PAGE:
Like many social scientists, we take it almost as an article of faith that scientific methods will advance our knowledge about how the world works. The growing use by social scientists of strong research designs — for example, randomized controlled experiments or natural experiments — increases the reliability of causal claims in individual studies. Yet building scientific knowledge across studies is much more difficult than many acknowledge. As The Economist has recently summarized, if science is based on a principle of “trust but verify,” there is a growing realization that there is too much “trust” and not enough “verify.”
What can be done about this?
One potential solution is to change the incentives researchers face, in part by funding new research in a manner that requires replication. If incentives are improved, important studies can be replicated across contexts, and enough scholars may be willing to build in additional research time to coordinate across studies such that their work better contributes to the accumulation of knowledge. This is exactly what the Experiments in Governance and Politics (EGAP) network, in conjunction with UC Berkeley’s Center on the Politics of Development (CPD), is attempting to do as it pilots its first research “regranting” round. EGAP is now soliciting proposals on a focused question from researchers around the world, with a goal of making four to six awards, each within the $200,000-$300,000 range.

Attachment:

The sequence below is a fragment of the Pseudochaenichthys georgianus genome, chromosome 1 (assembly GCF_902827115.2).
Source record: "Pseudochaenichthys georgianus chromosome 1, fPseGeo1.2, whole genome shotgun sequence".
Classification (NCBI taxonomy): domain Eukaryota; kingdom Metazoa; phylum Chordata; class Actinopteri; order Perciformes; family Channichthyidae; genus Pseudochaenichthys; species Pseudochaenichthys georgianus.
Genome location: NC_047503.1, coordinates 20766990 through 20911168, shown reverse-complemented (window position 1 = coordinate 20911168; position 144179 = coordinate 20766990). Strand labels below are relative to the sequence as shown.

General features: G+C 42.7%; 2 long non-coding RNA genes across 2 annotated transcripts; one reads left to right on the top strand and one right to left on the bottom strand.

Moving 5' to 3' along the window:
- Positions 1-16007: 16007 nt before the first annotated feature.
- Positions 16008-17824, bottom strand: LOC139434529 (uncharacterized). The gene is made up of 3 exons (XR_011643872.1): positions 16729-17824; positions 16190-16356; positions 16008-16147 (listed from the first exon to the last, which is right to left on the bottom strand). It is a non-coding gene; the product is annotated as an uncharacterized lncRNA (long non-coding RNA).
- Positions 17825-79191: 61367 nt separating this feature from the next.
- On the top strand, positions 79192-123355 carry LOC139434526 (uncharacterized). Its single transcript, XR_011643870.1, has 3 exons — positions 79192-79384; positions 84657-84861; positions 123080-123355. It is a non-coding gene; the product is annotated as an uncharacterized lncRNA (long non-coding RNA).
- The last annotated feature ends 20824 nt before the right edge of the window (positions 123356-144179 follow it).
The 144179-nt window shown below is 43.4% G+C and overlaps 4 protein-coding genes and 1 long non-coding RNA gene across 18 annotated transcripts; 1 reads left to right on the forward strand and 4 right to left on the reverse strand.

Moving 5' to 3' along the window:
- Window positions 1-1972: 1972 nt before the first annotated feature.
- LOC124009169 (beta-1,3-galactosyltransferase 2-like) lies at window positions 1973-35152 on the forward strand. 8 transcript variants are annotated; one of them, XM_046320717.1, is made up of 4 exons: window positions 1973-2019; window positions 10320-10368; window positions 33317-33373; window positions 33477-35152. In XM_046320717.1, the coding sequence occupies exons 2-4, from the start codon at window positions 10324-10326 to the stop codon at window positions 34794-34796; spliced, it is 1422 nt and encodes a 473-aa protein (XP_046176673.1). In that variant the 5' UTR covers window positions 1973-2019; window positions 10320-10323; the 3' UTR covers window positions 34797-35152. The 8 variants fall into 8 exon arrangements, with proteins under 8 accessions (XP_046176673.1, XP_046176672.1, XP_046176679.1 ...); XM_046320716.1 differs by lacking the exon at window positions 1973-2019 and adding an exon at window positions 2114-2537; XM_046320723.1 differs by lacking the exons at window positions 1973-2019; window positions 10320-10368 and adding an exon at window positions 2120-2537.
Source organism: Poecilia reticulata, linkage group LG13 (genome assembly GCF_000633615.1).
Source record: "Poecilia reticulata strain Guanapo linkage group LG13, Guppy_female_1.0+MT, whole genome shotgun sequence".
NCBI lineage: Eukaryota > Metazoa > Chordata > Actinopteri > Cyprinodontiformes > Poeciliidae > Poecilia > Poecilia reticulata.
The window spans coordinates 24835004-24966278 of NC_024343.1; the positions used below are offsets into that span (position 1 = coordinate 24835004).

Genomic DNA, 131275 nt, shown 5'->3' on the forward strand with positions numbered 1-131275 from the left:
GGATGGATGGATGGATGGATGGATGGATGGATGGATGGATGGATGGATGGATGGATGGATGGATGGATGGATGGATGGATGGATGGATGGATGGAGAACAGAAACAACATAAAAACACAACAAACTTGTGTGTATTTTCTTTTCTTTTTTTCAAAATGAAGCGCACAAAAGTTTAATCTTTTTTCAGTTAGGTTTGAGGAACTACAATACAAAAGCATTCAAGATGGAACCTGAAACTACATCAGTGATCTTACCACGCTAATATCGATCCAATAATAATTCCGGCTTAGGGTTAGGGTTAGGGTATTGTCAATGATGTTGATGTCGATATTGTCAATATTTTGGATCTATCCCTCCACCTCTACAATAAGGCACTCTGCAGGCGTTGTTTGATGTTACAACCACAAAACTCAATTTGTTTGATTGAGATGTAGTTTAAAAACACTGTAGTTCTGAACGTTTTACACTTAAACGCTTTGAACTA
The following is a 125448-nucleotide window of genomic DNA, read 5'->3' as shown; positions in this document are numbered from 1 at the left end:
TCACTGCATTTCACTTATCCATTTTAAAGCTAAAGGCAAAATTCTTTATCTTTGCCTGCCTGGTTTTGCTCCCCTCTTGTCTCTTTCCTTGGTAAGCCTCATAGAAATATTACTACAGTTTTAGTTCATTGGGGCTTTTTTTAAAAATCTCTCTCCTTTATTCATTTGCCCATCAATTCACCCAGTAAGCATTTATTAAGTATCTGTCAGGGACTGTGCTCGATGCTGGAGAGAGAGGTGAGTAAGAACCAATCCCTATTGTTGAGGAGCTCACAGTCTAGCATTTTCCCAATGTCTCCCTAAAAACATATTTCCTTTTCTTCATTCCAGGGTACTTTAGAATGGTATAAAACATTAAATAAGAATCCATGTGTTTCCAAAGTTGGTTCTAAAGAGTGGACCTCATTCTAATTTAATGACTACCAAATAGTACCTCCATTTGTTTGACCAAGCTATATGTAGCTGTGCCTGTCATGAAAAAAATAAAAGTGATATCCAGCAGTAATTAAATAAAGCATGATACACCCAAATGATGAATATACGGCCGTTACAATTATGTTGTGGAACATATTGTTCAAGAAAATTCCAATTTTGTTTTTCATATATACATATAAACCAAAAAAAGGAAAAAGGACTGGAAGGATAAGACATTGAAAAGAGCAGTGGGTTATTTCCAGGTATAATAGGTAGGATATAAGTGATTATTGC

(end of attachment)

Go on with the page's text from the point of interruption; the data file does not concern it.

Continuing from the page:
The deadline for submitting proposals is June 16, 2014.
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